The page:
Overhauling their pitching philosophy has paved a new path to success for the Minnesota Twins
For the first time in some years. the Minnesota Twins will enter the 2018 season as legitimate contenders for a post-season birth – a welcome relief for Minnesota sports fans. Having cracked the 80 win mark for just the second time since 2010, the Twins now find themselves projected just 3 games out of the second Wild Card birth. On the back of a lamentable, 103 loss season in 2016, obvious changes must have been made to the the club in order to find themselves in the playoffs in 2017. One of those things of course is the continued development of their young offensive core, led by Miguel Sano and Byron Buxton. The other is a gradual improvement from their pitching staff despite very little turnover on that side of the roster.
When teams get better in a certain area without adding external talent, it’s worth paying attention to. This is especially true for the Twins whose pitching staff – with the exception of Jose Berrios – wasn’t expected to improve in 2017. The Twins are unlikely to cement themselves as a major threat in the AL unless they add some external talent to their pitching staff (hence the rumored courting of top-tier free agent Yu Darvish) however, the Twins pitching gains in 2017 remain something worth examining. When you do so, one is compelled to notice that the Twins are in the midst of an organisation wide philosophical shift.
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For much of this decade the Twins have been renowned for their ‘pitch-to-contact’ philosophy. The idea there is to limit walks and exra base hits by prioritizing pitchers who work with sinkers down in the zone, often at the expense of strikeouts. The result is a BABIP dependent run prevention strategy, one that naturally comes with high variance in performance. However, with the emphasis placed on launch angle in today’s game, throwing sinkers down in the zone may no longer be the best strategy for getting hitters out at the MLB level.
To counter this, teams begun emphasizing pitchers who could employ ‘rising’ fastballs in the upper part of the zone in order to generate swings and misses. The more analytically inclined front offices were jumped on to this trend a few years ago:
The uptick in vertical fastball movement (FB-Z) during the 2014 season screams at you, with the league as a whole gaining a full inch of rise. The move towards rising fastballs was not universal however and the chart below shows the average fastball movement for each team in 2014:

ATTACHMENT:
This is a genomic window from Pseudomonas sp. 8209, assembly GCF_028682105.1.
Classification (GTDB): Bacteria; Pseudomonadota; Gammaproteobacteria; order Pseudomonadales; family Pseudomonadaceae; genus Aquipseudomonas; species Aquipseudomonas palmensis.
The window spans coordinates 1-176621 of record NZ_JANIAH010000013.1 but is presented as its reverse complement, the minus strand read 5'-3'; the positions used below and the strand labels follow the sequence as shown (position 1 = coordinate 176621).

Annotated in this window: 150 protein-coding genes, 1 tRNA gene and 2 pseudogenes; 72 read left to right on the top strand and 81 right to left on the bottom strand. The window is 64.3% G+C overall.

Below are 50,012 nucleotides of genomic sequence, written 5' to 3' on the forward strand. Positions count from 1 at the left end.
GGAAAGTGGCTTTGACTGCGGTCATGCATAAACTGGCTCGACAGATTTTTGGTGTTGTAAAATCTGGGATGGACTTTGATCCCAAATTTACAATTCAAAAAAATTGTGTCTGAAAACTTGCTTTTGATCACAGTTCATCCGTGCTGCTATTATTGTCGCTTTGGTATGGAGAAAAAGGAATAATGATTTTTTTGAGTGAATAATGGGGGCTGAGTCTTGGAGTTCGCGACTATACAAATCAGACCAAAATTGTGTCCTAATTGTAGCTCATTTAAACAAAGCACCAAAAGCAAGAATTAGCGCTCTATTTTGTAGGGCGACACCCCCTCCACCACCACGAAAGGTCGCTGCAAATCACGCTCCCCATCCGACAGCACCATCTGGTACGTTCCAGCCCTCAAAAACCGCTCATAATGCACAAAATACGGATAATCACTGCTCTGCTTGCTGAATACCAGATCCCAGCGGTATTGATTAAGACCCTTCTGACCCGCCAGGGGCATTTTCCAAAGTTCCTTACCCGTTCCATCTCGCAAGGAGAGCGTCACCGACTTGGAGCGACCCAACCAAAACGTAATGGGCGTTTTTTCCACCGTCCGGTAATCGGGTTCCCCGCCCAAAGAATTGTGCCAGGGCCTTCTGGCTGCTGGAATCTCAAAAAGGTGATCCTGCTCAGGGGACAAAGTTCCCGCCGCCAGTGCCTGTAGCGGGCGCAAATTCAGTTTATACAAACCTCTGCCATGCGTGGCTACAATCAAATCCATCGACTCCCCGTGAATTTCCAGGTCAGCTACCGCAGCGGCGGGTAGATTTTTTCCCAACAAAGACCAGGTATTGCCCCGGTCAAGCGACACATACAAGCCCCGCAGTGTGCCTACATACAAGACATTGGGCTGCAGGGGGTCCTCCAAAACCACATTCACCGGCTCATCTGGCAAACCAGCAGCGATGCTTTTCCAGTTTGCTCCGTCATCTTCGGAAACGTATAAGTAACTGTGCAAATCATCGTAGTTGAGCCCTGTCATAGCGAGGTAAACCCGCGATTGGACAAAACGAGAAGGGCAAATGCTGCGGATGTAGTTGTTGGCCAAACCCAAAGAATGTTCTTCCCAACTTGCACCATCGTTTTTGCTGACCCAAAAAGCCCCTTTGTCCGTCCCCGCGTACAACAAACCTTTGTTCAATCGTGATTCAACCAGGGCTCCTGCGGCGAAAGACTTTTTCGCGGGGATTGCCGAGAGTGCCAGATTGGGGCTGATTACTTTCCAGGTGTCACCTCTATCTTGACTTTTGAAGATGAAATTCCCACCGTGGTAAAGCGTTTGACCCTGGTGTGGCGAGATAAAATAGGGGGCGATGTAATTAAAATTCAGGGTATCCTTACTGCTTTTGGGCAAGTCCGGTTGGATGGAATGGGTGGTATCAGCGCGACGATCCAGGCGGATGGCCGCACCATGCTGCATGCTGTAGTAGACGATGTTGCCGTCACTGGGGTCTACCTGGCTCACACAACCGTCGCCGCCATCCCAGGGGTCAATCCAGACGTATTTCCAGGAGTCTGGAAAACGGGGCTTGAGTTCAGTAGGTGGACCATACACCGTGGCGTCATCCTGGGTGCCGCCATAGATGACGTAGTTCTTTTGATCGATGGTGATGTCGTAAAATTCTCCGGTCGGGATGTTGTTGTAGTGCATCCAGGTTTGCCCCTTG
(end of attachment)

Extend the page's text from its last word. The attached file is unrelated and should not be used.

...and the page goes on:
The Twins, to their credit, are certainly not last here though they are squarely in the bottom half of the league. While teams such as the Rays, Orioles (?) and Royals had begun to embrace the rising fastball, many had not and it is clear that the Twins lagged behind many of the teams. It’s also worth noting that the teams at the top of the chart almost unanimously enjoyed strong years.
However, we are here to talk about the Twins. We are talking about them because they used to be bad and now we think they might be good and that one of the reasons they might be good is because there pitching staff looks to be on the upswing. Changes in talent level don’t just happen on their own, they require either an influx of external talent or tangible adjustments by current players. During the 2016 season, the Twins overhauled their front office replacing Terry Ryan with the analytically inclined Thad Levine and it appears Levine brought a new approach to pitching with him. If you haven’t had enough charts yet, here’s another one for you:
The chart above shows the change in vertical fastball movement by team from 2014 to 2017. While the Twins may not have been the biggest movers in over this time period, they have jumped from a sinker reliant ground ball approach to a clear emphasis on rising fastballs an strikeouts. Where the Twins once aggressively sought out sinking fastballs, they now find themselves in baseballs upper echelon of risers. That this change in the organizations pitching philosophy coincides with the teams rise in the AL Central, is an unlikely coincidence.
The Minnesota Twins are expected to compete for a playoff berth – something that hasn’t often been the case for much of this decade and while much of the credit belongs to breakouts from players like Brian Dozier, Buxton and Sano, it would be irresponsible to ignore the tangible changes the Twins have made to their pitching staff. The Twins are catching up to the rest of baseball and they might just punch themselves a ticket to the playoffs because of it.
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